Dina Capiello: I totally agree on the intention and I thought it was odd too, but my hunch is that may have something to do with the global stock take and that leak that happened last week and a gap of a week or more on a report, kind of trying to change the narrative.
James Lawler: Can you say more about that leak, Dina, just for our listeners? What leak are you talking about?
Dina Capiello: So a week ago, the global stock take put out a draft. We all anticipated it to be issued around COP, but there was a draft that was put up on the UN website. The New York Times covered it, and basically it said that, and many other outlets, but basically it said we're way off track from our Paris targets, and I know we scrambled, because we had some things coming out to, to get them out sooner, and I'm assuming that that happened with the IEA as well, to offer a counterpoint.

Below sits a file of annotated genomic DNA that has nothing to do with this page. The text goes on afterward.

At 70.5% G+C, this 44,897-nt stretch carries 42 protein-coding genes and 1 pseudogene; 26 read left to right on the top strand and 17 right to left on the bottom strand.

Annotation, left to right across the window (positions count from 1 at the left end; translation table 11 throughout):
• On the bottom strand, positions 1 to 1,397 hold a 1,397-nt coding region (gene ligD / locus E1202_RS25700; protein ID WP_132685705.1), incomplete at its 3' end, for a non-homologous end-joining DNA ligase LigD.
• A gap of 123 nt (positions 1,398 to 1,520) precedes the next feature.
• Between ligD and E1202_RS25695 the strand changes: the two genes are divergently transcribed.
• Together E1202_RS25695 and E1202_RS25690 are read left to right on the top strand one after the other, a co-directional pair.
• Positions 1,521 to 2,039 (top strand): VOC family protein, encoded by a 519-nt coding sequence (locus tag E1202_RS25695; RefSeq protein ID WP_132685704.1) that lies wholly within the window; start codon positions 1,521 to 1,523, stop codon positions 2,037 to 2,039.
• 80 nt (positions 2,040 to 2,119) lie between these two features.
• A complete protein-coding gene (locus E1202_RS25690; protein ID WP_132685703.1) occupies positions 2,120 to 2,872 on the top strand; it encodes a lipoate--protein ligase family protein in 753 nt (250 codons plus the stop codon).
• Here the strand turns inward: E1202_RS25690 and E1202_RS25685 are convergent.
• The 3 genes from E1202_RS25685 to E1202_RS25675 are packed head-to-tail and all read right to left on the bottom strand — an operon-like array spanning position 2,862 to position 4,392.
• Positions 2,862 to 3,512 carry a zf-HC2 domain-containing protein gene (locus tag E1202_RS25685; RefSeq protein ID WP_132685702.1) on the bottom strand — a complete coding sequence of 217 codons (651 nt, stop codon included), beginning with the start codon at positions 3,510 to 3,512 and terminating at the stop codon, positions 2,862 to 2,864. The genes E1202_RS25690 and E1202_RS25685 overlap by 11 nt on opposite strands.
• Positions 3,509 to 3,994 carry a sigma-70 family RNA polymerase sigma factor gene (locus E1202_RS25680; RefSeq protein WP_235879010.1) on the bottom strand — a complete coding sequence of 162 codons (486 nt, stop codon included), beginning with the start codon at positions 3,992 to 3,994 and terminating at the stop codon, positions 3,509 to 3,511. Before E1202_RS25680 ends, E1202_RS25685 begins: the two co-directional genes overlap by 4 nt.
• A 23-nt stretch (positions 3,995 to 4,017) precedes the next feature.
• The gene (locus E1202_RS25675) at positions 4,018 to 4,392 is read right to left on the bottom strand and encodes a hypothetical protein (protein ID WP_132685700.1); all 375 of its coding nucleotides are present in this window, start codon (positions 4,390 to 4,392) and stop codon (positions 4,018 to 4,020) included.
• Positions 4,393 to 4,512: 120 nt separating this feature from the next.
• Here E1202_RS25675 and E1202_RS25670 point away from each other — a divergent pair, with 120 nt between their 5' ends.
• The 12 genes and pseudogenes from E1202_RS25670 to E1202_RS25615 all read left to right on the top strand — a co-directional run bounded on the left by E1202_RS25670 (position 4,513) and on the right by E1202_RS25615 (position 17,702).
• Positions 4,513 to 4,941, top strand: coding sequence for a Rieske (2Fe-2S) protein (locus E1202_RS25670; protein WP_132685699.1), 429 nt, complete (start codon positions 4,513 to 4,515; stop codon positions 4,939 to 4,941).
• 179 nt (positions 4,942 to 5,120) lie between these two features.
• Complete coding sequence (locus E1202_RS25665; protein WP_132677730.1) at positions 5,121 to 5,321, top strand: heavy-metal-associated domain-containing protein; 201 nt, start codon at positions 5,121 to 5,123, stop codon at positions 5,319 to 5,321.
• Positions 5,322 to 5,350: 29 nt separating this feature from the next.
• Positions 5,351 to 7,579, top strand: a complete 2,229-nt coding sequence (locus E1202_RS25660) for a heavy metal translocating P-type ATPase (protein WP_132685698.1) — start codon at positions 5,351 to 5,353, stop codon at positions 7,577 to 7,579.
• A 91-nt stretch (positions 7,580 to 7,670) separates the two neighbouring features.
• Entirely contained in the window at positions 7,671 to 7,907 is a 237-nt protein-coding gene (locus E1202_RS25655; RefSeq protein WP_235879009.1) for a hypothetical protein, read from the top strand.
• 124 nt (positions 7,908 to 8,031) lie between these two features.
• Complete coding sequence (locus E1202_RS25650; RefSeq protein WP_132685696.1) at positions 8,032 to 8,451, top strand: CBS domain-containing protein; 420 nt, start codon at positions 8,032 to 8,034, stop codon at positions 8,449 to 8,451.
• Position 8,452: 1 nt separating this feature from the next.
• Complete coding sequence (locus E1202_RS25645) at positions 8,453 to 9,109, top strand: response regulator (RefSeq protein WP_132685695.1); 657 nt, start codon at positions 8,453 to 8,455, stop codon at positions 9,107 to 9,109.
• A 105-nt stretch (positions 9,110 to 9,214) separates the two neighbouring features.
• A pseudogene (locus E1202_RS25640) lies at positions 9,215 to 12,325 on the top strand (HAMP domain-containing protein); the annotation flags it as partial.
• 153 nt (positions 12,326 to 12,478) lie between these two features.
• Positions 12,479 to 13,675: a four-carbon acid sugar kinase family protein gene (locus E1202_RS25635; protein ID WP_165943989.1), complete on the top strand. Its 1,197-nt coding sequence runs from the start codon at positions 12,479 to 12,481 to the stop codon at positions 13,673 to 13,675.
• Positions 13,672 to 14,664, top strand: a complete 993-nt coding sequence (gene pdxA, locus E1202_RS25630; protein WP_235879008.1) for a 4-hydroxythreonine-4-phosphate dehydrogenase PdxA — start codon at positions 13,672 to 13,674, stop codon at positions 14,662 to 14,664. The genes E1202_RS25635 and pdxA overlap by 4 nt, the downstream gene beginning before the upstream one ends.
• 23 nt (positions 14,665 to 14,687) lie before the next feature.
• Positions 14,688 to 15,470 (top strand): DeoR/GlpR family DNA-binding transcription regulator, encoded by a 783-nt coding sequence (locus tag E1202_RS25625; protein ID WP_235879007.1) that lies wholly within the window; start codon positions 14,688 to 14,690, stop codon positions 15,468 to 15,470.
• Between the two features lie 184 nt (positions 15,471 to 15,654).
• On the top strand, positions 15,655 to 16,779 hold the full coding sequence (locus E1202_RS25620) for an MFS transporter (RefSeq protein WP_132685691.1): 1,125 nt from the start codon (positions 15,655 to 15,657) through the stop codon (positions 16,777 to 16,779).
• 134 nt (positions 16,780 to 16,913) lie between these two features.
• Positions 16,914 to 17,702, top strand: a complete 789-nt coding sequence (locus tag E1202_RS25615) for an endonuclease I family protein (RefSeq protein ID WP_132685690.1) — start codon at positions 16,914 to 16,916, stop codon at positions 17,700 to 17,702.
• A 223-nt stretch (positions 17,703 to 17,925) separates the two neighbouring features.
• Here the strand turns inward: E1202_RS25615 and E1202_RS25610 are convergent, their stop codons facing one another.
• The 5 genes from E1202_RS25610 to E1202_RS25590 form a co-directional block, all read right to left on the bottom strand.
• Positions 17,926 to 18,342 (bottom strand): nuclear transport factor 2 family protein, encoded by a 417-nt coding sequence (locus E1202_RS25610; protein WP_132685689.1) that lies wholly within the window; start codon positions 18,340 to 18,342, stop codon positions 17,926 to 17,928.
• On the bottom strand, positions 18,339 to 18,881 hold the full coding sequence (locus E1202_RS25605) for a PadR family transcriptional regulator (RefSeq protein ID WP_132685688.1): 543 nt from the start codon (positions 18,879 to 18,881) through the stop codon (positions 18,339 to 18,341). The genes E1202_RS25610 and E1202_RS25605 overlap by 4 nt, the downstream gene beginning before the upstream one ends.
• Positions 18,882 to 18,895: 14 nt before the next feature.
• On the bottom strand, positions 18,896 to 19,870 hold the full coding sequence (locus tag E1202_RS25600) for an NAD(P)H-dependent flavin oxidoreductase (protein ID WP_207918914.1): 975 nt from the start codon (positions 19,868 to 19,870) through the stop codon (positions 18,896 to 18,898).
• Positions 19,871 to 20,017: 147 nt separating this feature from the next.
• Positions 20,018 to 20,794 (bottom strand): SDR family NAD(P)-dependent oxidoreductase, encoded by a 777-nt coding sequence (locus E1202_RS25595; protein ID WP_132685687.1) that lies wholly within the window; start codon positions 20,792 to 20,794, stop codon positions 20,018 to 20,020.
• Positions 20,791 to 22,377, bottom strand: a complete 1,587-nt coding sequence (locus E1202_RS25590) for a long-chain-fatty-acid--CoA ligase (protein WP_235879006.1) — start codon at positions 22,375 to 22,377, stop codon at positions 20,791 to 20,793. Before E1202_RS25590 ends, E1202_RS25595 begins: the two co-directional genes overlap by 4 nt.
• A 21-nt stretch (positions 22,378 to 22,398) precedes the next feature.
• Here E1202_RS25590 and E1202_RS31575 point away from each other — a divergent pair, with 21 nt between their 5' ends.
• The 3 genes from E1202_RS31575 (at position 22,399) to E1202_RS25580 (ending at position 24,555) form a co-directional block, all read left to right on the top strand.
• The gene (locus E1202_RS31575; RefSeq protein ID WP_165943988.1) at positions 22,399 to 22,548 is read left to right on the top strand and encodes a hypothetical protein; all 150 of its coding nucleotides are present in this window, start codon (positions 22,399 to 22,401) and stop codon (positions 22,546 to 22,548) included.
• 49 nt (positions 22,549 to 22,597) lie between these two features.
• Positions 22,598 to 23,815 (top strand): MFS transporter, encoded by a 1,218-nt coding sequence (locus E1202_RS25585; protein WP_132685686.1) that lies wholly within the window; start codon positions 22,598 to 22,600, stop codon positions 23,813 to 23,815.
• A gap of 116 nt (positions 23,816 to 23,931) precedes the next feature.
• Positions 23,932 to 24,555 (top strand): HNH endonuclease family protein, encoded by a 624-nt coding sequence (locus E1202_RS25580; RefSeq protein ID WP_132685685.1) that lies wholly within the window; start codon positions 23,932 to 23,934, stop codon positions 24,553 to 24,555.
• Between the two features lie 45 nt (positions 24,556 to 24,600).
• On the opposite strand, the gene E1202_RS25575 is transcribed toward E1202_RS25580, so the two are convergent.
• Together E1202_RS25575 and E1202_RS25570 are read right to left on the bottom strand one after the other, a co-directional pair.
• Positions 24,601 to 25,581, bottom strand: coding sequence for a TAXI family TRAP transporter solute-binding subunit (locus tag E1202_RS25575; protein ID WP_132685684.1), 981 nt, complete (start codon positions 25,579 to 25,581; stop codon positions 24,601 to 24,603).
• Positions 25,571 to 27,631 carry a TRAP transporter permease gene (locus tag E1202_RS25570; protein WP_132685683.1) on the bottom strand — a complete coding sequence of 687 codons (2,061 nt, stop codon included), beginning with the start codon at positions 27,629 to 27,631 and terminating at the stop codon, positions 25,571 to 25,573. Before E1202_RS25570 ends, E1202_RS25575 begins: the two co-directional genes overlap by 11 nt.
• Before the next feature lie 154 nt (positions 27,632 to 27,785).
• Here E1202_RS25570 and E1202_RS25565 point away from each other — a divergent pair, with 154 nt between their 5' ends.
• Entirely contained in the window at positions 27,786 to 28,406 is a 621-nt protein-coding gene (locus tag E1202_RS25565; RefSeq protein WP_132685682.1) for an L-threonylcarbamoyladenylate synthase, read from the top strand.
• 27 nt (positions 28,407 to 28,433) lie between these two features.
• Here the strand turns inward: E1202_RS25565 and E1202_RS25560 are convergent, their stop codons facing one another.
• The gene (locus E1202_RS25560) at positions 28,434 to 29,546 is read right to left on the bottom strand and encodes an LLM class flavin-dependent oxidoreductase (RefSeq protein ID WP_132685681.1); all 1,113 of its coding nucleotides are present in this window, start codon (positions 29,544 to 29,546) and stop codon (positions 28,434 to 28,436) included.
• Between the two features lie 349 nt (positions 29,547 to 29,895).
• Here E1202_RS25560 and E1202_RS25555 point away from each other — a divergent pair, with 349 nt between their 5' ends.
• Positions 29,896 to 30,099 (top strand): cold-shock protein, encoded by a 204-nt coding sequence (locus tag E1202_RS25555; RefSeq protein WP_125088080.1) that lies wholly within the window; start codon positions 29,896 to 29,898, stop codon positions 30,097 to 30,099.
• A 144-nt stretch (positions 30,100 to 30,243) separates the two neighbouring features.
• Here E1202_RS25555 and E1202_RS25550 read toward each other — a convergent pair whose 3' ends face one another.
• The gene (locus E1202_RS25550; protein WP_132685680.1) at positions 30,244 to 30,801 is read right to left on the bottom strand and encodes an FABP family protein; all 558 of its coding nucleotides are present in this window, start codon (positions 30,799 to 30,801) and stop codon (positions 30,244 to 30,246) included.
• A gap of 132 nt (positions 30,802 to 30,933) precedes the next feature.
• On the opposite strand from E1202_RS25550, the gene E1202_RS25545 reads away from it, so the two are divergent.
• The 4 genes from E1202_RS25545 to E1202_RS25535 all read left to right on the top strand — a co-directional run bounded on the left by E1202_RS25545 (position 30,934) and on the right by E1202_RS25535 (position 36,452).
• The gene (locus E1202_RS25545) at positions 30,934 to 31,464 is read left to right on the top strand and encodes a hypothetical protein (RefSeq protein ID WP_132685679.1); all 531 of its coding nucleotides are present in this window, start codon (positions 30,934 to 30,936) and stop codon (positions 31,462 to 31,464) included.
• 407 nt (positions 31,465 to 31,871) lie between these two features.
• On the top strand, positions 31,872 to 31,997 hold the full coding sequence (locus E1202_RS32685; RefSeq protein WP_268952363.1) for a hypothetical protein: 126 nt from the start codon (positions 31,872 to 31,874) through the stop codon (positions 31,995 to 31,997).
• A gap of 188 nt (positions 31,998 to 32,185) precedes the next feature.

The thing about the global stock [00:06:00] take is that it looks at country commitments and it does not include things like private sector action. I have a hunch that that might have had something to do, I don't know obviously for sure.
James Lawler: Yeah. So moving beyond the timing of it, I'm interested in sort of what they point to as sort of the principal drivers and then also just interested in hearing your thoughts on kind of what this prediction is actually like worth or how much value we should ascribe to it.
So they say, you know, the peak of global oil, their projections show that it's the growth of electric vehicles around the world, especially in China means oil demand is on course to peak before 2030. Electric buses and two and three wheelers are also growing strongly, especially in emerging economies, which further eat into demand for oil.